The biggest revenue source for banks comes from interest-based earnings. Interest rates vary greatly in the banking industry and are largely dependent on government and central bank policies.
Therefore, it is important to consider these differences when comparing the CIRs of banks in different geographies.
Affected by Labor Costs
Service costs and labor costs also vary by the geographical location of a bank. Thus, operating expenses can vary greatly for banks of similar sizes in different areas.
Again, banks should use adjusted input metrics for operating expenses and operating income to reflect the proper economic effects.
Affected by Risk Affinity
Banks may charge higher or premium interest rates with risky products. It would increase their interest margins and hence interest income.
The risk affinity of banks means the CIR will decrease. It will cause deferred risk adjustments such as writing off assets in the future.
Thus, even a decreasing CIR does not necessarily mean profitability for banks in the long term.
Alternatives to Cost-to-Income Ratio
Banks can use different financial metrics to analyze their profitability and efficiency performances. CIR is an important link between the profitability and efficiency of a bank.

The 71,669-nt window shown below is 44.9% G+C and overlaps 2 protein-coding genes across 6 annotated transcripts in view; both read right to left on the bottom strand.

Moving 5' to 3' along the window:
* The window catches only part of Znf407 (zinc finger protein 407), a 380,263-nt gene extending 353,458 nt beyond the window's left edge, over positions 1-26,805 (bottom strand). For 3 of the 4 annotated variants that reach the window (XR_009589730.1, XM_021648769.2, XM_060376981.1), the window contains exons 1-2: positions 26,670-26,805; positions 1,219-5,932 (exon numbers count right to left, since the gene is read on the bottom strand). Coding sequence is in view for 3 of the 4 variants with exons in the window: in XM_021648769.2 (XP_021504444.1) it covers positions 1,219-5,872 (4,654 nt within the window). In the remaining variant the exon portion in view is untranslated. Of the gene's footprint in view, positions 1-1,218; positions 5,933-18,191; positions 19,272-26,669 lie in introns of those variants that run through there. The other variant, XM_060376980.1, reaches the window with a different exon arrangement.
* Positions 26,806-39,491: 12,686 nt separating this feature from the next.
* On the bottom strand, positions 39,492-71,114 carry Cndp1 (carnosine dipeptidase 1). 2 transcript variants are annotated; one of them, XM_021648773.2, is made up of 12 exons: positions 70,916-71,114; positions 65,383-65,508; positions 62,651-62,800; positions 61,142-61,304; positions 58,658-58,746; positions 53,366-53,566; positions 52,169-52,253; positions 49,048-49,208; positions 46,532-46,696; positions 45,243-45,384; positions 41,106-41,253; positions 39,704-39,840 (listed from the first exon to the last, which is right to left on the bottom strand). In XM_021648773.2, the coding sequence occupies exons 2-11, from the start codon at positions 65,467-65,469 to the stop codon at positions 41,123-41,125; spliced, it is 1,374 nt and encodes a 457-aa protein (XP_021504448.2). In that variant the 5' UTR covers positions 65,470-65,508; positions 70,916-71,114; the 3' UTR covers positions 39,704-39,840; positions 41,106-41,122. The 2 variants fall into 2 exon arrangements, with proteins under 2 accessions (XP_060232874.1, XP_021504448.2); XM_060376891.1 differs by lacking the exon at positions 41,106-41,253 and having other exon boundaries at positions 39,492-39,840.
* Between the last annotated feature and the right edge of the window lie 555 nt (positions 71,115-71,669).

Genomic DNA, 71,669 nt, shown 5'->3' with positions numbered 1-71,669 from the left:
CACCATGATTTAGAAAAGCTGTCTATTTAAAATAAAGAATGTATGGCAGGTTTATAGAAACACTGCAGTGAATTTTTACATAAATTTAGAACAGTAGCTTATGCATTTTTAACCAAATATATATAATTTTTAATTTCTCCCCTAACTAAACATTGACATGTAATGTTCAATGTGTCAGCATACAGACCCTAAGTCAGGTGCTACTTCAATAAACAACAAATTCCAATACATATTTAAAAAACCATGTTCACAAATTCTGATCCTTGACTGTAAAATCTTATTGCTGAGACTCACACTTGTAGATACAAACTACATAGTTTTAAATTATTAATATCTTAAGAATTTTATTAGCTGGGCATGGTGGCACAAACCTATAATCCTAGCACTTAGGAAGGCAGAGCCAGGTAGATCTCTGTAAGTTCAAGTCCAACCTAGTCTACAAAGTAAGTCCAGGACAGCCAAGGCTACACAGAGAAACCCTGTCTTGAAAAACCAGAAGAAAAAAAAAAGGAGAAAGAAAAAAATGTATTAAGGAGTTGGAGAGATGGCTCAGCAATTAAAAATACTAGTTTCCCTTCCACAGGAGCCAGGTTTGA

Here are a few suggested alternatives to CIR.
Banks should use an adjusted CIR for different factors. These factors include the risk affinity of the banking industry, inflation effects, labor costs, and macroeconomic factors.
Adjusting CIR would reflect an appropriate approach for banks in different areas and of different sizes.
Process-Based Efficiency Analysis
CIR is a value-based approach to assessing the profitability of a bank. A better approach would be to create a process-based efficiency and profitability analysis.
Banks can categorize their operations into several categories. Hence, different types of operating expenses can be compared against relevant operating expenses.
Return on Equity (ROE)
Return on equity is another popular financial ratio for the service industry. It provides a useful analysis of how well a bank or financial institution is utilizing its equity resources to generate income.
Operating Asset Ratio
Banks can also use operating asset ratios by comparing operating assets against operating income. It is another useful efficiency ratio that considers the efficient use of assets owned by a bank.